© Bloomberg. The sun sets over gantry cranes at the Jawaharlal Nehru Port, operated by Jawaharlal Nehru Port Trust (JNPT), in Navi Mumbai
(Bloomberg) — New tariffs and concerns over widening trade disputes cast a shadow over the Federal Reserve’s most recent survey of U.S. businesses even as all 12 regions reported continued robust job growth with few signs of overheating.
“Outlooks remained positive, but contacts in various sectors including manufacturing, agriculture and transportation expressed concern about the newly imposed and/or proposed tariffs,” the Fed said in its Beige Book report.
The report, based on anecdotal information collected by the Fed district banks in March and early April, showed companies continued to struggle to fill open jobs, particularly skilled positions. Despite that, “most districts reported wage growth as only modest.”
“Businesses were responding to labor shortages in a variety of ways, from raising pay to enhancing training to increasing their use of overtime and/or automation,” according to the report compiled by the Dallas Fed and released Wednesday in Washington.
The report gives fodder to both sides of a debate among Fed policy makers over how long they can continue raising interest rates at a gradual pace without allowing a tight labor market to spark excessive inflation.
Unemployment remained at 4.1 percent in March for the sixth straight month, a level that hasn’t been bettered since 2000. Wages have responded only sluggishly, however. Year-on-year gains in hourly earnings rose by an average 2.7 percent in the year through March.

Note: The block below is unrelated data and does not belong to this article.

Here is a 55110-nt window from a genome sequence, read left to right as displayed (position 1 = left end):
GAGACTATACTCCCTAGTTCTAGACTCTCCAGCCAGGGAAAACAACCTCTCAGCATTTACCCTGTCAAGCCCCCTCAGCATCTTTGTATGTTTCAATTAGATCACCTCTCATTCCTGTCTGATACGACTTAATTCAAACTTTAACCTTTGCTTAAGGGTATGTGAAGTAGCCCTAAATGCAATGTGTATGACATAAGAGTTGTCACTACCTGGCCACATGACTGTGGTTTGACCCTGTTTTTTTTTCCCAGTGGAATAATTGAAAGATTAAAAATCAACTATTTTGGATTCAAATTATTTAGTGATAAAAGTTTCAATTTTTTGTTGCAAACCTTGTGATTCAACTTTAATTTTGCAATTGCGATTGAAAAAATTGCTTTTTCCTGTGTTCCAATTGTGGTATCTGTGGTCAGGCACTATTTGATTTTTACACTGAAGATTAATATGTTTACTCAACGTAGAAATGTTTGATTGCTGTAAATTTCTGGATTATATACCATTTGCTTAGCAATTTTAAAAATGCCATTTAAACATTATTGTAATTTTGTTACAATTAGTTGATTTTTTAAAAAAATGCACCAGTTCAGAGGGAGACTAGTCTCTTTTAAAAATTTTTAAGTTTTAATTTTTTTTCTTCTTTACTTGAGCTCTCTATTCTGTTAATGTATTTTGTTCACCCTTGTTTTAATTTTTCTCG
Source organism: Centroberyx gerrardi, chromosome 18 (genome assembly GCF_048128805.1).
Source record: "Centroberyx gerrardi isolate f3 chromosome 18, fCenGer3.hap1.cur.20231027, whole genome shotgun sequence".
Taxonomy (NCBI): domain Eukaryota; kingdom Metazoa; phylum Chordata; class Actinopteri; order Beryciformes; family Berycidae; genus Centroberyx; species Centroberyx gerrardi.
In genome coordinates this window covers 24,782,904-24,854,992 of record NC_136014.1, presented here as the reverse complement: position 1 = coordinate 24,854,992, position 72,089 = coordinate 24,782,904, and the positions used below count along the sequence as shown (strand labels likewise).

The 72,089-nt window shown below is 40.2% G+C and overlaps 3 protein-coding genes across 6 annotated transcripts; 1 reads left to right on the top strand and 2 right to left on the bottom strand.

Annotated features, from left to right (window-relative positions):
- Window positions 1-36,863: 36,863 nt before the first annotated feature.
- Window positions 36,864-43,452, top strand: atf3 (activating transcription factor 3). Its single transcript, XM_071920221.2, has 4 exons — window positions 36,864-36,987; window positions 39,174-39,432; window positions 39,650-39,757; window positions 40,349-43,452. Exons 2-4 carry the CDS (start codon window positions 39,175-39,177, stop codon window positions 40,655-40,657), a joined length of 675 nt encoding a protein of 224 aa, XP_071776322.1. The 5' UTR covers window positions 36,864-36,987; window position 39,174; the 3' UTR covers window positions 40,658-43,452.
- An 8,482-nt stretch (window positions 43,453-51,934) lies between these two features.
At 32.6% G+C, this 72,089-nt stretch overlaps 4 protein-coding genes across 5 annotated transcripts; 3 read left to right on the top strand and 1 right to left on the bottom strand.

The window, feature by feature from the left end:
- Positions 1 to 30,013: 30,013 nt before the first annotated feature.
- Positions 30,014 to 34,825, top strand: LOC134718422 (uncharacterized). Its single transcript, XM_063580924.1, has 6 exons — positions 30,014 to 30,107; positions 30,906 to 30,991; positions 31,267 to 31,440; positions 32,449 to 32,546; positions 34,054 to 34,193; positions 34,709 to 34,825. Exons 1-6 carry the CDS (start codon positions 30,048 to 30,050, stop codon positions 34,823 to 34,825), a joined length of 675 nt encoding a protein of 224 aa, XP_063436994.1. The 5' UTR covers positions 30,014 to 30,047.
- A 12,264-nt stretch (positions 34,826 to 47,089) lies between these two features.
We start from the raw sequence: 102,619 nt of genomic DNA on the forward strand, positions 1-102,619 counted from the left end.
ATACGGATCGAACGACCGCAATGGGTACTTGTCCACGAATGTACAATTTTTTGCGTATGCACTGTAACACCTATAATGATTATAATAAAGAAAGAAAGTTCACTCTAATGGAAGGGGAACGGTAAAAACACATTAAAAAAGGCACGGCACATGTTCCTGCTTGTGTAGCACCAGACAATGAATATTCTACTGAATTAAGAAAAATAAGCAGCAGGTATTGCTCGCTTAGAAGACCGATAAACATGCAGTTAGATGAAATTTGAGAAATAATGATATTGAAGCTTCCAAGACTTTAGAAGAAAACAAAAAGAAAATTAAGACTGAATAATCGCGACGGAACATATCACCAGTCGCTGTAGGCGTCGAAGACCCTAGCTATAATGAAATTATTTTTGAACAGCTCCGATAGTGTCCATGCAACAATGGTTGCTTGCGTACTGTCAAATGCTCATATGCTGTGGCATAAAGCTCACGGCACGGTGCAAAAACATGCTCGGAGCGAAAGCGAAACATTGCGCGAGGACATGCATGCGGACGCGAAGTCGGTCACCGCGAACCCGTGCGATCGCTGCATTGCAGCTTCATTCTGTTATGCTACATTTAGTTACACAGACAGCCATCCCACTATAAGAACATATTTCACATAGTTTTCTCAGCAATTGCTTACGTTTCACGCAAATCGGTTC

All 12 districts reported “modest” or “moderate” overall economic growth. Consumer spending increased in most regions, compared with the February report, when it was described as “mixed.”
The report also reflected a “scattered” incidence of companies passing price increases on to customers.
“Business generally anticipate further price increases in the months ahead, particularly for steel and building materials,” the report said.
Input prices continued to rise, especially in transportation and construction, where the costs of fuel and materials rose briskly. There were also “widespread reports that steel prices rose, sometimes dramatically, due to the new tariff.”
The Boston Fed provided a vivid example of the unintended consequences of the Trump administration’s effort to reduce the U.S. trade deficit through tariffs and new bilateral agreements. One unnamed company, hurt by levies on Chinese aluminum that caused prices to jump threefold, reported to the central bank that “these tariffs are now killing high-paying American manufacturing jobs and businesses.”
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